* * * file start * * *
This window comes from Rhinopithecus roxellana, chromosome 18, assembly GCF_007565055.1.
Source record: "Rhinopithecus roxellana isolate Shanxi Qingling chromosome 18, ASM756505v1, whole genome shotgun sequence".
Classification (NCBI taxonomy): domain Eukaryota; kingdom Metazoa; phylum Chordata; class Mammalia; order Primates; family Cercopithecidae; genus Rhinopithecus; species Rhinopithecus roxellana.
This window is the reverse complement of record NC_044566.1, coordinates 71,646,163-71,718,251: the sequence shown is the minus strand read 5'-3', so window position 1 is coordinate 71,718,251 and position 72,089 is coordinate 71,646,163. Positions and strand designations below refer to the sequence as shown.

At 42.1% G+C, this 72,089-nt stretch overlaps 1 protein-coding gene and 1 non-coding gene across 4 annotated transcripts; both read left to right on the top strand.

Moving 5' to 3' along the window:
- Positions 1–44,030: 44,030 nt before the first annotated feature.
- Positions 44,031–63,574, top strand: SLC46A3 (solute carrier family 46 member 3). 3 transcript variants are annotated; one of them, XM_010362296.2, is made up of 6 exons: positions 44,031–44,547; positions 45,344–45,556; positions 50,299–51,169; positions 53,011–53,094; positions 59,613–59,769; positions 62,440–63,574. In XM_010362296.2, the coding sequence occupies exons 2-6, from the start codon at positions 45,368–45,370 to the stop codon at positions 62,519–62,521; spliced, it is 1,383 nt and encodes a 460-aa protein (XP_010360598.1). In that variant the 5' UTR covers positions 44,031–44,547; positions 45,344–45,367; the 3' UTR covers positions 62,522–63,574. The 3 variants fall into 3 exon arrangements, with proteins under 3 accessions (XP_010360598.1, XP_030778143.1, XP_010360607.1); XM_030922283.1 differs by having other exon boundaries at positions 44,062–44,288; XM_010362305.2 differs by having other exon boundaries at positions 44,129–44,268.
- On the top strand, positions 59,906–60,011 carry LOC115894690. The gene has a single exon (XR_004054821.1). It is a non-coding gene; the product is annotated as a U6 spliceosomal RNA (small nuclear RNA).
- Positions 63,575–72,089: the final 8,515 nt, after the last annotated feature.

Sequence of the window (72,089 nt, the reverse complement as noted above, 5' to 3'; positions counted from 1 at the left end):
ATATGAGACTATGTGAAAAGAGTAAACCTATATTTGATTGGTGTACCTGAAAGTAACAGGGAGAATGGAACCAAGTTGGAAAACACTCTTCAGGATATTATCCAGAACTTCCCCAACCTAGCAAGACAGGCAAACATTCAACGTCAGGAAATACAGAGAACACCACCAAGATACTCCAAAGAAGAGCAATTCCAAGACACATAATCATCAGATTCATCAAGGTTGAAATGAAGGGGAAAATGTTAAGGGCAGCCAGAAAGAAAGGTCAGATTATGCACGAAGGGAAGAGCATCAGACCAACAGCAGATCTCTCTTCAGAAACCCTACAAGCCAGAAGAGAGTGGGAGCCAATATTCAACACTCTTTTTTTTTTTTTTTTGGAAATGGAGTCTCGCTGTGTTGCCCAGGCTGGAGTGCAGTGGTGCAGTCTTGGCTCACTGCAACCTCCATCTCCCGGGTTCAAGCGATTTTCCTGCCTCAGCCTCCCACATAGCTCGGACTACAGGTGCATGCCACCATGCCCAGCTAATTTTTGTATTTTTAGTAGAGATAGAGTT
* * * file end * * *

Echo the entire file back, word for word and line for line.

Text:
This window comes from Rhinopithecus roxellana, chromosome 18, assembly GCF_007565055.1.
Source record: "Rhinopithecus roxellana isolate Shanxi Qingling chromosome 18, ASM756505v1, whole genome shotgun sequence".
Classification (NCBI taxonomy): domain Eukaryota; kingdom Metazoa; phylum Chordata; class Mammalia; order Primates; family Cercopithecidae; genus Rhinopithecus; species Rhinopithecus roxellana.
This window is the reverse complement of record NC_044566.1, coordinates 71,646,163-71,718,251: the sequence shown is the minus strand read 5'-3', so window position 1 is coordinate 71,718,251 and position 72,089 is coordinate 71,646,163. Positions and strand designations below refer to the sequence as shown.

At 42.1% G+C, this 72,089-nt stretch overlaps 1 protein-coding gene and 1 non-coding gene across 4 annotated transcripts; both read left to right on the top strand.

Moving 5' to 3' along the window:
- Positions 1–44,030: 44,030 nt before the first annotated feature.
- Positions 44,031–63,574, top strand: SLC46A3 (solute carrier family 46 member 3). 3 transcript variants are annotated; one of them, XM_010362296.2, is made up of 6 exons: positions 44,031–44,547; positions 45,344–45,556; positions 50,299–51,169; positions 53,011–53,094; positions 59,613–59,769; positions 62,440–63,574. In XM_010362296.2, the coding sequence occupies exons 2-6, from the start codon at positions 45,368–45,370 to the stop codon at positions 62,519–62,521; spliced, it is 1,383 nt and encodes a 460-aa protein (XP_010360598.1). In that variant the 5' UTR covers positions 44,031–44,547; positions 45,344–45,367; the 3' UTR covers positions 62,522–63,574. The 3 variants fall into 3 exon arrangements, with proteins under 3 accessions (XP_010360598.1, XP_030778143.1, XP_010360607.1); XM_030922283.1 differs by having other exon boundaries at positions 44,062–44,288; XM_010362305.2 differs by having other exon boundaries at positions 44,129–44,268.
- On the top strand, positions 59,906–60,011 carry LOC115894690. The gene has a single exon (XR_004054821.1). It is a non-coding gene; the product is annotated as a U6 spliceosomal RNA (small nuclear RNA).
- Positions 63,575–72,089: the final 8,515 nt, after the last annotated feature.

Sequence of the window (72,089 nt, the reverse complement as noted above, 5' to 3'; positions counted from 1 at the left end):
ATATGAGACTATGTGAAAAGAGTAAACCTATATTTGATTGGTGTACCTGAAAGTAACAGGGAGAATGGAACCAAGTTGGAAAACACTCTTCAGGATATTATCCAGAACTTCCCCAACCTAGCAAGACAGGCAAACATTCAACGTCAGGAAATACAGAGAACACCACCAAGATACTCCAAAGAAGAGCAATTCCAAGACACATAATCATCAGATTCATCAAGGTTGAAATGAAGGGGAAAATGTTAAGGGCAGCCAGAAAGAAAGGTCAGATTATGCACGAAGGGAAGAGCATCAGACCAACAGCAGATCTCTCTTCAGAAACCCTACAAGCCAGAAGAGAGTGGGAGCCAATATTCAACACTCTTTTTTTTTTTTTTTTGGAAATGGAGTCTCGCTGTGTTGCCCAGGCTGGAGTGCAGTGGTGCAGTCTTGGCTCACTGCAACCTCCATCTCCCGGGTTCAAGCGATTTTCCTGCCTCAGCCTCCCACATAGCTCGGACTACAGGTGCATGCCACCATGCCCAGCTAATTTTTGTATTTTTAGTAGAGATAGAGTT